Enjoy Bob Dylan singing “I Contain Multitudes“.

On Father’s Day, I’m reminded of a few things. Perhaps some will resonate with you, too.

Here are a few of mine—a list I know is undeserved and fortunate:

As a lifelong athlete, Dad taught me to water ski, snow ski, hike and camp, throw a frisbee, drive a stick shift and always back up slowly (which has saved me thousands of dollars btw!).

Dad entered me into my first 10K running race in 6th grade by encouraging me just to finish (even if I walked the whole way) and I’d win a trophy because I was the only 12 year old girl entered. He was right and I was inspired and we’ve run together ever since—from family fun runs to marathons around the world.

Ever the adventurer, we celebrated his 70th birthday (his idea!) hiking down the Grand Canyon and camping along the Colorado River for 2 nights. Dad still downhill skis (for free now as an 80+ skier) and descends the groomers faster than I do!

During my road bike racing career in the early aughts, Dad helped cheer and feed the team in numerous states, wearing our team flamingo-pink jersey and baseball cap that said “Ride like a Girl”. At the finish line at 7000 feet in Piños Altos, New Mexico, after a grueling day of climbing in the Tour of the Gila multi-day stage race, I crossed the line ready to collapse and yelled to him, my father who consistently embraces an athletic challenge, “THIS IS ALL YOUR FAULT!” He loved it.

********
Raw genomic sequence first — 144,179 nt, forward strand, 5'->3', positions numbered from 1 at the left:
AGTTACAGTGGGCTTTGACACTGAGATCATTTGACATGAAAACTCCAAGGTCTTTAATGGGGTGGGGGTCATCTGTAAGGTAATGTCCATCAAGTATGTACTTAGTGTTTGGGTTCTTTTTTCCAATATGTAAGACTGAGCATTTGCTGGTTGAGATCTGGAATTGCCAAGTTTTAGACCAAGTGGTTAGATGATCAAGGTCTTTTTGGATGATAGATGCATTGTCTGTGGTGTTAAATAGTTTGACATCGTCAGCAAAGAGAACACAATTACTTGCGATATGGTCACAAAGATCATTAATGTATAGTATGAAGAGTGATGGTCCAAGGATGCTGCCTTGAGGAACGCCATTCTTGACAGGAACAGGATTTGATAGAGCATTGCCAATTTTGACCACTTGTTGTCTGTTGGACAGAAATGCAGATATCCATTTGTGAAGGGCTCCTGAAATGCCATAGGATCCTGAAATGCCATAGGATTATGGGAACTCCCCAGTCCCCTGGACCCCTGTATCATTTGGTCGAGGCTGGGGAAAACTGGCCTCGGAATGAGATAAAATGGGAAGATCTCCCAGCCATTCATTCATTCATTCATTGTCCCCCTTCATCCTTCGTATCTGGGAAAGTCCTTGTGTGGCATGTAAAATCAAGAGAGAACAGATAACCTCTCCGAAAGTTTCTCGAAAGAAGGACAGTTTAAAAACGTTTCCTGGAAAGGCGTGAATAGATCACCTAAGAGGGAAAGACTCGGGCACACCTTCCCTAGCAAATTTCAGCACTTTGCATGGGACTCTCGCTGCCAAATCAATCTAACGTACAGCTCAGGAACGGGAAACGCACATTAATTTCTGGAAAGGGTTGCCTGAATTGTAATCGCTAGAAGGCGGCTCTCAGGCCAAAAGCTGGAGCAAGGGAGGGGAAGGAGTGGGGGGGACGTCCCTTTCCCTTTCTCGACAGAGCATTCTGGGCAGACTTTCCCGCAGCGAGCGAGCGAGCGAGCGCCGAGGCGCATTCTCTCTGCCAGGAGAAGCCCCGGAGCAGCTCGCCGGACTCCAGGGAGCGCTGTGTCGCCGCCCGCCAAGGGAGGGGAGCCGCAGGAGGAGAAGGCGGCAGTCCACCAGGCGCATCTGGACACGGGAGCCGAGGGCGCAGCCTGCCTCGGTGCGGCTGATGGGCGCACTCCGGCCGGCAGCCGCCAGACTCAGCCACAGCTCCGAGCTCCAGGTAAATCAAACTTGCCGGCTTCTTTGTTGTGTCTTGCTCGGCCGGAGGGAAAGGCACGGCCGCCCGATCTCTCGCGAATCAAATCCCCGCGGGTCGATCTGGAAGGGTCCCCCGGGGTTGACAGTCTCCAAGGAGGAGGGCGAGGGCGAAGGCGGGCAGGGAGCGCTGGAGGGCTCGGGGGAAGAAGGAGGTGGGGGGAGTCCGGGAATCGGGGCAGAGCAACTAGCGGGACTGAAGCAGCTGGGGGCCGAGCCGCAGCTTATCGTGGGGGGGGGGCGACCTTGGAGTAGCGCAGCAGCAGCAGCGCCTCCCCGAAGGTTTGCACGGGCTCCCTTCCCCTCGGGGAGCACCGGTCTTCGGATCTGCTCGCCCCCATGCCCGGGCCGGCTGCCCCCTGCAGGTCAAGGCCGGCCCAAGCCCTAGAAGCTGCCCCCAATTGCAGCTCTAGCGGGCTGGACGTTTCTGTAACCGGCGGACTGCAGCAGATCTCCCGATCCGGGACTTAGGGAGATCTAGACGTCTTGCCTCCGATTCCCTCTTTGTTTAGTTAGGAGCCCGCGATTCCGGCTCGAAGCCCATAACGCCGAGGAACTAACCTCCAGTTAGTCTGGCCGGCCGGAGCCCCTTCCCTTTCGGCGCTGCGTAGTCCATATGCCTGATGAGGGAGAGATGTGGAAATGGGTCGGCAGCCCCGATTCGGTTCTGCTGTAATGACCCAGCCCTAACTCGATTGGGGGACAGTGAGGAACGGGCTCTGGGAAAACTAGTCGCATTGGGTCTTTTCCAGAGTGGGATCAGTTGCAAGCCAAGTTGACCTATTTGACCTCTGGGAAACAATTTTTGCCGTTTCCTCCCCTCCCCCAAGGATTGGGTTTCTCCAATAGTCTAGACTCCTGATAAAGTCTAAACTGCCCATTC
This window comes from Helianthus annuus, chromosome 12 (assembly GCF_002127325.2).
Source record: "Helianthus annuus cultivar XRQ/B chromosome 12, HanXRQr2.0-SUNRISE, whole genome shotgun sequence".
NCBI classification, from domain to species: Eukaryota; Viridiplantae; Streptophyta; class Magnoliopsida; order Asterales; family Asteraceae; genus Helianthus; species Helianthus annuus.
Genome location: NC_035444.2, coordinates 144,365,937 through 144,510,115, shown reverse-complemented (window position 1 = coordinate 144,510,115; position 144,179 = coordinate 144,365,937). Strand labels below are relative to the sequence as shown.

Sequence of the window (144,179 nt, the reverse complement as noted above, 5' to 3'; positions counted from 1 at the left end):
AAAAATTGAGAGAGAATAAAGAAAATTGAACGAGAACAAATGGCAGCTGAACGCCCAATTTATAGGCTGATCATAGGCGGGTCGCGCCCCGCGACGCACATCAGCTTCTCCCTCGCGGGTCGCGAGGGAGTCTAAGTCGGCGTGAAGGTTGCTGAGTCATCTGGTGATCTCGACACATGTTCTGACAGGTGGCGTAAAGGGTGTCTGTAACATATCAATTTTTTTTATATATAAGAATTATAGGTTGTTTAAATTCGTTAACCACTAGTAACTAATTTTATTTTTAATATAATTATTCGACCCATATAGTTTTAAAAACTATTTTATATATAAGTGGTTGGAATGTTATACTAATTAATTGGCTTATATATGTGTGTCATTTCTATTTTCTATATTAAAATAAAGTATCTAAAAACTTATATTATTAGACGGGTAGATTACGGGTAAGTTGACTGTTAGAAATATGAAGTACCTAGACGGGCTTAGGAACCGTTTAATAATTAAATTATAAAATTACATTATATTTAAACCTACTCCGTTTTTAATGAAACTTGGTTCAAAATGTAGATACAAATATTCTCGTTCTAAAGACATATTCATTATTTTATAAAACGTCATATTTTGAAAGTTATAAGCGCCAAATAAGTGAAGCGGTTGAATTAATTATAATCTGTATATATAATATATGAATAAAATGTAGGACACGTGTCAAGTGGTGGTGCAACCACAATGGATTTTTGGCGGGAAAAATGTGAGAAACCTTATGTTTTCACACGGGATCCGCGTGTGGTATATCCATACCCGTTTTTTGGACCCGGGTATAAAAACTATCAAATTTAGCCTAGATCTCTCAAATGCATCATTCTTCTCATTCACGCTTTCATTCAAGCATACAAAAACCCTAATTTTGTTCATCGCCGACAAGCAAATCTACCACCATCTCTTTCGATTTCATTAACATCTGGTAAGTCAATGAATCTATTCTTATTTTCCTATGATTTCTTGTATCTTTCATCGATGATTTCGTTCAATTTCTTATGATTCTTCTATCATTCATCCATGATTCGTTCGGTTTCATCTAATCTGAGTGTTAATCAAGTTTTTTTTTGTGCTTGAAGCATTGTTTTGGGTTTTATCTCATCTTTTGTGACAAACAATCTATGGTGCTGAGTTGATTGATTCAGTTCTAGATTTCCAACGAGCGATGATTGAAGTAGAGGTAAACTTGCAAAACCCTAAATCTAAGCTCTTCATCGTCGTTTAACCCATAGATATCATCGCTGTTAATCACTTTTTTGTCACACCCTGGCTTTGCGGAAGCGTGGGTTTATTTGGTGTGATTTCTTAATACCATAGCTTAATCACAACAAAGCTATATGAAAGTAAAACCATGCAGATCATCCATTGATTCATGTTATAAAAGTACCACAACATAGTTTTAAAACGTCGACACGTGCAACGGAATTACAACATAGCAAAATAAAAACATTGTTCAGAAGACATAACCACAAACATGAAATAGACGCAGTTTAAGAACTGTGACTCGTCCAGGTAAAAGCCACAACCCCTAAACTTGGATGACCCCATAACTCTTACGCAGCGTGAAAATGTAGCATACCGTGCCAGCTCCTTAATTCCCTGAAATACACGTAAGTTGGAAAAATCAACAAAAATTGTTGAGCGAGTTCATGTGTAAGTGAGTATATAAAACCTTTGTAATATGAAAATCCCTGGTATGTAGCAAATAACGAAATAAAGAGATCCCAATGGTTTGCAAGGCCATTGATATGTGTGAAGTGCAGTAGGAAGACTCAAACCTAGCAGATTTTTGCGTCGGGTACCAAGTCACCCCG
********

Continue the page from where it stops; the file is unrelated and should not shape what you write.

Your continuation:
Dad gave me an appreciation for travel, languages and dialects. Instead of rudely asking someone with an accent where they’re from (don’t do that!), he tells them how much he loves travel and languages and asks with genuine curiosity where they grew up—often opening up a lively, engaging conversation with a stranger.

As a mathematician, Dad taught me tricks for doing multiplication in my head, converting currency, figuring out a tip or determining how much the discount REALLY is. Growing up near Mexico and in my family of yard-sale regulars, Dad taught me how to shamelessly and confidently negotiate a good bargain, a skill my husband happily defers to whenever possible.

As a science teacher, Dad’s appreciation for geology, rocks, minerals, weather systems, elevation and a well ventilated house spilled over into my own fascination and love of the same. I never thought I, too, would travel with a thermometer and salvage animal bones found in the wild, but I do!

Dad pays attention to people. He’s genuinely curious about everyone he meets, can talk to anyone, remembers their names, makes notes and works to stay connected.

Multiplicity and internal family systems therapy helps me celebrate and cherish the parts of my father that shaped me, loved me and emboldened me. My father gave his only daughter an incredible gift of believing in her, celebrating her skills and abilities and simply who she was in this world.

Of course there’s always work to do and internal parts that need my care, but for today, these details help.

If you follow me on social media, you’ll find more videos and photos of tidbits like these.